Harmonized tariff classifications enable governments to collect statistics on international trade in an objective way. The classification code determines the rate of duty and whether the goods are subject to quotas, restraints, embargoes or other restrictions.
The global Harmonized System requires that all participating countries accept the same 6-digit classification codes. Individual countries define merchandise at a more specific level. The U.S. uses an additional 4 digits.
All goods entering the territory of the United States must be assigned a 10-digit HTS classification code according to the Harmonized Tariff Schedule (HTS) of the United States, administered by the U.S. International Trade Commission.
Goods exporting to the U.S. are assigned a 10-digit Schedule B code, which is administered by the U.S. Census Bureau, Foreign Trade Division.
The HTS and Schedule B codes are the same for the first 6 digits, but may vary at 8 or 10 digits. There are more HTS classifications than Schedule B.
M-PACT Solutions is available to assist you to determine the correct import and export classifications for the United States and for select countries around the world.
The Customs Modernization Act (Mod Act) of 1993 fundamentally altered the relationship between importers and CBP by shifting to the importer, the legal responsibility for declaring the value, classification and rate of duty applicable to entered merchandise.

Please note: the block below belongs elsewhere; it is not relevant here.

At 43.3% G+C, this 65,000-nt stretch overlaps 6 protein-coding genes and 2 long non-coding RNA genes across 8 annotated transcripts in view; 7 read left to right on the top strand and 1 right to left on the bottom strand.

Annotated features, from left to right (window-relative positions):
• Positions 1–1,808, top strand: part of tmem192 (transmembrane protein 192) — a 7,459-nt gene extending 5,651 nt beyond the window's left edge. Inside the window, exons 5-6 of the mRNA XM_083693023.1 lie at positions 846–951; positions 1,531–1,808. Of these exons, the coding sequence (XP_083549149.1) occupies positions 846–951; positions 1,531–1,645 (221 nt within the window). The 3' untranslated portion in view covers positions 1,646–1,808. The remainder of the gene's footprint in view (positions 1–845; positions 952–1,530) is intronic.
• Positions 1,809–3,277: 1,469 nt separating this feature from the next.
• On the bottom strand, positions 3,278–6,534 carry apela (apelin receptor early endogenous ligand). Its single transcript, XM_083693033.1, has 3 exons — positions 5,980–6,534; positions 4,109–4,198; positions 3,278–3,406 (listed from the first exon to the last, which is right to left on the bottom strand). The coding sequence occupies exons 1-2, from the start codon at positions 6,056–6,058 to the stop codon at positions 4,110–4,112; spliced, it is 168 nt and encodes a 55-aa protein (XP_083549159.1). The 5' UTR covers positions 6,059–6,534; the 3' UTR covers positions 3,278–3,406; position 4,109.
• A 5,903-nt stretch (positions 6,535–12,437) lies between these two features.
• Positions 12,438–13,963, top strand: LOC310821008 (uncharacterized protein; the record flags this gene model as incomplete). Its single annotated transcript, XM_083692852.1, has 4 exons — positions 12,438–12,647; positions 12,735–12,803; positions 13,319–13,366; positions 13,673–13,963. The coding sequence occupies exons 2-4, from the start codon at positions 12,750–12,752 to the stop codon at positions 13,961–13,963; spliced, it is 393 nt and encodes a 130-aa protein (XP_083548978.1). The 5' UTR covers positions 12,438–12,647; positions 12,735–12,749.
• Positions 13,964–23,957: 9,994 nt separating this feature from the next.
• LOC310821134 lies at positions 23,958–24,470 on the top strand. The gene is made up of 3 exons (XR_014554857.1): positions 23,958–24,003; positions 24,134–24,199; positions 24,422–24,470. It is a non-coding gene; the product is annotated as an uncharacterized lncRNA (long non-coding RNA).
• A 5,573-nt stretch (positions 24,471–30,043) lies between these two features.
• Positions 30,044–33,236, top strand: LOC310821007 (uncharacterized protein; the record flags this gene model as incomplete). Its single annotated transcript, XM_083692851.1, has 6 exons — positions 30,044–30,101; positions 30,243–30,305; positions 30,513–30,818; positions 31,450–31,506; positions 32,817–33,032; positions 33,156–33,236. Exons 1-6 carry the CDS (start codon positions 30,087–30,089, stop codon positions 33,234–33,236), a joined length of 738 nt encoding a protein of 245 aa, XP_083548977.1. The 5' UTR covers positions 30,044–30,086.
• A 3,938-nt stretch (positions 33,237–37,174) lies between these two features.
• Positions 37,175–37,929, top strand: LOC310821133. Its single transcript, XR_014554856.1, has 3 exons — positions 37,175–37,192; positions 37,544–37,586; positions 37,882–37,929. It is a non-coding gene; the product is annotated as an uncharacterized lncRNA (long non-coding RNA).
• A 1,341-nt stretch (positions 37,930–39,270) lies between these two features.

- Buy or sell to related parties?
- Utilize assists by providing services, materials, tools, or molds to your vendors?
- Purchase goods on consignment?
- Use selling agents paid on commissions?
- Account for packing costs?
Each of these scenarios can affect valuation. If unsure about any of these scenarios, contact M-PACT for a review of your valuation compliance.
Importers, exporters, carriers, and brokers are required to keep their U.S. Customs and Border Protection (CBP) records and entry documents for five years from date of entry, or five years from the date of the activity that required the maintenance of the records. “Records” are any information kept that pertains to the following:
- Importation, declaration of entry
- Transportation or storage of merchandise
- Filing of a Drawback claim
- NAFTA export Certificate of Origin
- Collection and payment of fees and duties to CBP
If you are asked by CBP to produce such records, the entry records must be produced within 30 calendar days of receipt of the demand. If a record keeper fails to produce such records, CBP may assess penalties and/or fines. The experts at M-PACT can help you develop a Recordkeeping Compliance Program that will establish company policies that will be compliant with CBP laws and regulations and meet the general recordkeeping requirements.
It is easy to determine country of origin if your product is produced in one country. But, it can sometimes be very difficult to determine country of origin if your product is produced in multiple countries that contain components from many other countries. That is when you need an expert to examine your product, the manufacturing process and your import documents to determine the correct country of origin. Let M-PACT be that expert!